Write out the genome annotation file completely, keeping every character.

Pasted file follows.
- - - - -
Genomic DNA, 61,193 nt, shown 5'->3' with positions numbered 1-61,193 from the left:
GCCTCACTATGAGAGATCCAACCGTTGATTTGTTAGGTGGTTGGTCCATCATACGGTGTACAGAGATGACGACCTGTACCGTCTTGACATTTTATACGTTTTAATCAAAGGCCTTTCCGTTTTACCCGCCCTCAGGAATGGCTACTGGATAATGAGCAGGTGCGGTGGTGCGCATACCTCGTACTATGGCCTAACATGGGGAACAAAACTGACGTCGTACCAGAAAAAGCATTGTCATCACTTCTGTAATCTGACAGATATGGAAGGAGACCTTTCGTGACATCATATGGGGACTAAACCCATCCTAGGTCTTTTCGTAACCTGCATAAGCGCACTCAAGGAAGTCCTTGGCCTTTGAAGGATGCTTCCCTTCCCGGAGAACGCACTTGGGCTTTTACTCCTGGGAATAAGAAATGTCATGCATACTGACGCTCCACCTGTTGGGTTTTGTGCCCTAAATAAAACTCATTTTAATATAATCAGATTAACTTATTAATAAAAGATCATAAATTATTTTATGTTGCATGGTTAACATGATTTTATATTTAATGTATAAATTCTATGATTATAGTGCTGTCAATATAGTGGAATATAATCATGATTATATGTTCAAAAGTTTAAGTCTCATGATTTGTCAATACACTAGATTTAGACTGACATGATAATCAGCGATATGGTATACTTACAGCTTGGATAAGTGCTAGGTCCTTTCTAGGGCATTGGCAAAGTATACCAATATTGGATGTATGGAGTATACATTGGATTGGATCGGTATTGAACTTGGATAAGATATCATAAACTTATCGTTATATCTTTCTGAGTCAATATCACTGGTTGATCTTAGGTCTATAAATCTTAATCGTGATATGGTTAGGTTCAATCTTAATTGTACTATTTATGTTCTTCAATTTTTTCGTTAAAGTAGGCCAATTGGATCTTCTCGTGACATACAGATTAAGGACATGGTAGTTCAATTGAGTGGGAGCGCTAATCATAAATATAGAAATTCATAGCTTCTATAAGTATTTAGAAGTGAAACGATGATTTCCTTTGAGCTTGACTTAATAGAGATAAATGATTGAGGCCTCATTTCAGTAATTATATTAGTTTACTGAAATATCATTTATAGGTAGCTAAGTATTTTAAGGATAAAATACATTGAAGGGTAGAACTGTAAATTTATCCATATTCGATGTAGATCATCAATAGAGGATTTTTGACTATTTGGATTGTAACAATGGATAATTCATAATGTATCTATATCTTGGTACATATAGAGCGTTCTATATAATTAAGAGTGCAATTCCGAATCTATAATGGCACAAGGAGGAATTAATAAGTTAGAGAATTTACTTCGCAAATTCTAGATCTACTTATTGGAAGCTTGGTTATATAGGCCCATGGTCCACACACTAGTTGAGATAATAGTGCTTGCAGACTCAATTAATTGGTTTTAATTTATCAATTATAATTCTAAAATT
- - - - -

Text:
Genomic DNA, 61,193 nt, shown 5'->3' with positions numbered 1-61,193 from the left:
GCCTCACTATGAGAGATCCAACCGTTGATTTGTTAGGTGGTTGGTCCATCATACGGTGTACAGAGATGACGACCTGTACCGTCTTGACATTTTATACGTTTTAATCAAAGGCCTTTCCGTTTTACCCGCCCTCAGGAATGGCTACTGGATAATGAGCAGGTGCGGTGGTGCGCATACCTCGTACTATGGCCTAACATGGGGAACAAAACTGACGTCGTACCAGAAAAAGCATTGTCATCACTTCTGTAATCTGACAGATATGGAAGGAGACCTTTCGTGACATCATATGGGGACTAAACCCATCCTAGGTCTTTTCGTAACCTGCATAAGCGCACTCAAGGAAGTCCTTGGCCTTTGAAGGATGCTTCCCTTCCCGGAGAACGCACTTGGGCTTTTACTCCTGGGAATAAGAAATGTCATGCATACTGACGCTCCACCTGTTGGGTTTTGTGCCCTAAATAAAACTCATTTTAATATAATCAGATTAACTTATTAATAAAAGATCATAAATTATTTTATGTTGCATGGTTAACATGATTTTATATTTAATGTATAAATTCTATGATTATAGTGCTGTCAATATAGTGGAATATAATCATGATTATATGTTCAAAAGTTTAAGTCTCATGATTTGTCAATACACTAGATTTAGACTGACATGATAATCAGCGATATGGTATACTTACAGCTTGGATAAGTGCTAGGTCCTTTCTAGGGCATTGGCAAAGTATACCAATATTGGATGTATGGAGTATACATTGGATTGGATCGGTATTGAACTTGGATAAGATATCATAAACTTATCGTTATATCTTTCTGAGTCAATATCACTGGTTGATCTTAGGTCTATAAATCTTAATCGTGATATGGTTAGGTTCAATCTTAATTGTACTATTTATGTTCTTCAATTTTTTCGTTAAAGTAGGCCAATTGGATCTTCTCGTGACATACAGATTAAGGACATGGTAGTTCAATTGAGTGGGAGCGCTAATCATAAATATAGAAATTCATAGCTTCTATAAGTATTTAGAAGTGAAACGATGATTTCCTTTGAGCTTGACTTAATAGAGATAAATGATTGAGGCCTCATTTCAGTAATTATATTAGTTTACTGAAATATCATTTATAGGTAGCTAAGTATTTTAAGGATAAAATACATTGAAGGGTAGAACTGTAAATTTATCCATATTCGATGTAGATCATCAATAGAGGATTTTTGACTATTTGGATTGTAACAATGGATAATTCATAATGTATCTATATCTTGGTACATATAGAGCGTTCTATATAATTAAGAGTGCAATTCCGAATCTATAATGGCACAAGGAGGAATTAATAAGTTAGAGAATTTACTTCGCAAATTCTAGATCTACTTATTGGAAGCTTGGTTATATAGGCCCATGGTCCACACACTAGTTGAGATAATAGTGCTTGCAGACTCAATTAATTGGTTTTAATTTATCAATTATAATTCTAAAATT